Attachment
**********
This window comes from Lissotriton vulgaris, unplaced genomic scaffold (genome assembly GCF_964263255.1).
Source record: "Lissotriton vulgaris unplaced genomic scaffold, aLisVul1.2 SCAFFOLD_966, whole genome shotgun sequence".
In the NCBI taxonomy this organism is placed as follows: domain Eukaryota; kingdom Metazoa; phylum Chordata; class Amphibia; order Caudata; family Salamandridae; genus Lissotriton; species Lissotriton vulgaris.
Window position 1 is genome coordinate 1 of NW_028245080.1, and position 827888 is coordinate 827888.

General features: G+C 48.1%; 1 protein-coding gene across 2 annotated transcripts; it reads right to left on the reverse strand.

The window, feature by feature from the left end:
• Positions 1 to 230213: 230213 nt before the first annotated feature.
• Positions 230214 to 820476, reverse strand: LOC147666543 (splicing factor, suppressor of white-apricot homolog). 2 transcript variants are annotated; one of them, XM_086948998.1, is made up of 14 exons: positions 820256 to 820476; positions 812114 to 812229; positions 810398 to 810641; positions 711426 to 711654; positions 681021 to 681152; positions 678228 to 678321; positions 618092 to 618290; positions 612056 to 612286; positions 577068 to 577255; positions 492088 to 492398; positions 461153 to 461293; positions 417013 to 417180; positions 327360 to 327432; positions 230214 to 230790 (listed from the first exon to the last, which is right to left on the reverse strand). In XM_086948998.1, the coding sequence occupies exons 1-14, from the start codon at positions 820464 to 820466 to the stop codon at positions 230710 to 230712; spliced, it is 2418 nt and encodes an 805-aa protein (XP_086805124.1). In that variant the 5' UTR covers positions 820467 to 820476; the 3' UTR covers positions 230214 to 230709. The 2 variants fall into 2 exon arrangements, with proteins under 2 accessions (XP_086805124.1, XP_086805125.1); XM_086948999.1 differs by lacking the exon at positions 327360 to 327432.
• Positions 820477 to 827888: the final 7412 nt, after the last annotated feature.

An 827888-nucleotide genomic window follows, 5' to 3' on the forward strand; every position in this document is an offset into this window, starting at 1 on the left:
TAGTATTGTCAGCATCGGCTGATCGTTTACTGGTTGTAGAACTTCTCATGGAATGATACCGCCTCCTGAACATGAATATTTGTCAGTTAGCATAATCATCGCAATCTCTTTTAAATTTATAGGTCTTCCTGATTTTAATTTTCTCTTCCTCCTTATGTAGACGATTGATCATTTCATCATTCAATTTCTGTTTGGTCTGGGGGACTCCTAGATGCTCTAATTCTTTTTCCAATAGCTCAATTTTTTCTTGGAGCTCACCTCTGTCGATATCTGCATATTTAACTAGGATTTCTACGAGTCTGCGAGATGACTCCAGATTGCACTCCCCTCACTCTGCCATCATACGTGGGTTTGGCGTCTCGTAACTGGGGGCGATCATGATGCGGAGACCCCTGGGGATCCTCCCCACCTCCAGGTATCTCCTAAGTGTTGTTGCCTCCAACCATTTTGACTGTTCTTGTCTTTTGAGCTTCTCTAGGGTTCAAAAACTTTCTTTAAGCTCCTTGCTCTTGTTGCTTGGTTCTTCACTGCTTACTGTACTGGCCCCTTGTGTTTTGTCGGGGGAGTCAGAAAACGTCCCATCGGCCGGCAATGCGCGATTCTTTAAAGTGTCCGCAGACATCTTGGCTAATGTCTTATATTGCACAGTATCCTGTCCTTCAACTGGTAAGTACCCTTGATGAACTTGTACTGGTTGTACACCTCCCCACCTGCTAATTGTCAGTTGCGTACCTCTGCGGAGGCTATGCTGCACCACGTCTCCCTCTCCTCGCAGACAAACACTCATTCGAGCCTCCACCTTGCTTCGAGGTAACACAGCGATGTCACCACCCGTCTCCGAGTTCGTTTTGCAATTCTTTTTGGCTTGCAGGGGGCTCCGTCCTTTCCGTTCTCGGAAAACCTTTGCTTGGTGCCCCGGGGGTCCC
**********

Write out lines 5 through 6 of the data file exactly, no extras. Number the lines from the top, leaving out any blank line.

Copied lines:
General features: G+C 48.1%; 1 protein-coding gene across 2 annotated transcripts; it reads right to left on the reverse strand.

The window, feature by feature from the left end: